FIG. 16 is a flow diagram schematically illustrating the operation of the bytecode exception generator 232 and the subsequent processing. Step 238 serves to determine whether or not the expression of FIG. 14 is true. If the expression is false then this process ends.

If step 238 has indicated the type of situation illustrated in FIG. 12, then step 246 is executed which triggers a bytecode prefetch abort exception to be initiated by the bytecode exception generator 232. The bytecode exception generator 232 may simply trigger execution of the ARM code bytecode prefetch abort handler 236. The abort handler 236 serves at step 248 to identify the bytecode which starts the variable length instruction and then at step 250 triggers execution of the code fragment of ARM instructions that emulate that identified bytecode.

The above described mechanism for dealing with prefetch aborts works well for situations in which there are four or fewer operands (i.e. five or fewer bytes in total), otherwise it would be possible for a bytecode and its operands to overflow the second buffer. In practice, the bytecodes for which it is preferred to provide a hardware acceleration mechanism all have 0, 1 or 2 operands with the remainder of bytecodes being handled in software in all cases, principally due to their complexity.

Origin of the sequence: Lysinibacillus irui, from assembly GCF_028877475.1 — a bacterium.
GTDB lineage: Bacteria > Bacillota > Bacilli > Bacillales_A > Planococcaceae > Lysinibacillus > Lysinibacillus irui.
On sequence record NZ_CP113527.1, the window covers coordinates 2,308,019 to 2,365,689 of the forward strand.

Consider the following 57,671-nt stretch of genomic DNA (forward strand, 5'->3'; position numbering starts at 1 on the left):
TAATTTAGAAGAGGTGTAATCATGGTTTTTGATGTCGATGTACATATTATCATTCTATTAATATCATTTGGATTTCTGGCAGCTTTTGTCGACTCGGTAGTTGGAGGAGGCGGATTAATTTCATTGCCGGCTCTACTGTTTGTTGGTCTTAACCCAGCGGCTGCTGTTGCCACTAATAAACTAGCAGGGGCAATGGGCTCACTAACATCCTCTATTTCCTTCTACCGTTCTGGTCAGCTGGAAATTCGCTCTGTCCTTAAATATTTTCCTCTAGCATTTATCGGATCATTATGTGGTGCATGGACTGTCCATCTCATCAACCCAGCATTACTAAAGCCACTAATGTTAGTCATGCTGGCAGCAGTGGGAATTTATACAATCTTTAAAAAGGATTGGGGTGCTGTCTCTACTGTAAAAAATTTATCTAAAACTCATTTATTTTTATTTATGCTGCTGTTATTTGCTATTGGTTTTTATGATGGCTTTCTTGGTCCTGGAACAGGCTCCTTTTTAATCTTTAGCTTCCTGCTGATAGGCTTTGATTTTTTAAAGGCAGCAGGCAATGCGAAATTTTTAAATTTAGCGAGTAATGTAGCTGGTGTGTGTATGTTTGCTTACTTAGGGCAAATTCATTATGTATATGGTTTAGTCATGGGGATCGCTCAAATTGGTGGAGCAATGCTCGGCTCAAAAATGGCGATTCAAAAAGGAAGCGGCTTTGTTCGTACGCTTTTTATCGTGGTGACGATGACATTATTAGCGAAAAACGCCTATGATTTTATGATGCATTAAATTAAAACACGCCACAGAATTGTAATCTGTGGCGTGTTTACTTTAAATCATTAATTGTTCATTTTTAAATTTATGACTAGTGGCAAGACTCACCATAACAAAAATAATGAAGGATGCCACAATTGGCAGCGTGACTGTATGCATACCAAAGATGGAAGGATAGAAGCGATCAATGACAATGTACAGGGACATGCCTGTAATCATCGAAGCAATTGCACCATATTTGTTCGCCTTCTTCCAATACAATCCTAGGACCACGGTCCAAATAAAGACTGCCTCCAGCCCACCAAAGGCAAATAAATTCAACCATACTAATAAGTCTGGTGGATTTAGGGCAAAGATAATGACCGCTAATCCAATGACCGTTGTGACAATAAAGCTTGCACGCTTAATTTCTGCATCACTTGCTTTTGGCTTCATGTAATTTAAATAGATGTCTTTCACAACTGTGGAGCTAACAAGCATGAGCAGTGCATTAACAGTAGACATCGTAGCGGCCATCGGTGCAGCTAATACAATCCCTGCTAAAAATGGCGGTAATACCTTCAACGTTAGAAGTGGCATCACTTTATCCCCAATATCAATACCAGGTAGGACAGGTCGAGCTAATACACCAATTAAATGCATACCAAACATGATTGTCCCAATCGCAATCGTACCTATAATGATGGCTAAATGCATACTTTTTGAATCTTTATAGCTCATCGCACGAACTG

FIG. 17 illustrates an operating system 300 for controlling a plurality of user mode processes 302, 304, 306 and 308. The operating system 300 operates in a supervisor mode and the other processes 302, 304, 306 and 308 operate in a user mode having fewer access rights to configuration control parameters of the system than does the operating system 300 operating in supervisor mode.

As illustrated in FIG. 17 the processes 302 and 308 respectively relate to different Java Virtual Machines. Each of these Java Virtual Machines 302, 308 has its own configuration data formed of bytecode translation mapping data 310, 312 and configuration register data 314, 316. In practice, it will be appreciated that a single set of Java acceleration hardware is provided for executing both of the processes 302, 308, but when these different processes are using the Java acceleration hardware they each require it to be configured with their associated configuration data 310, 312, 314, 316. Thus, when the operating system 300 switches execution to a process using the Java acceleration hardware that is different from the previous process that used that hardware, then the Java acceleration hardware should be reinitialised and reconfigured. The operating system 300 does not do this re-initialisation and reconfiguration of the Java acceleration hardware itself, but indicates that it should be done by setting a configuration invalid indicator associated with the Java acceleration hardware to an invalid state.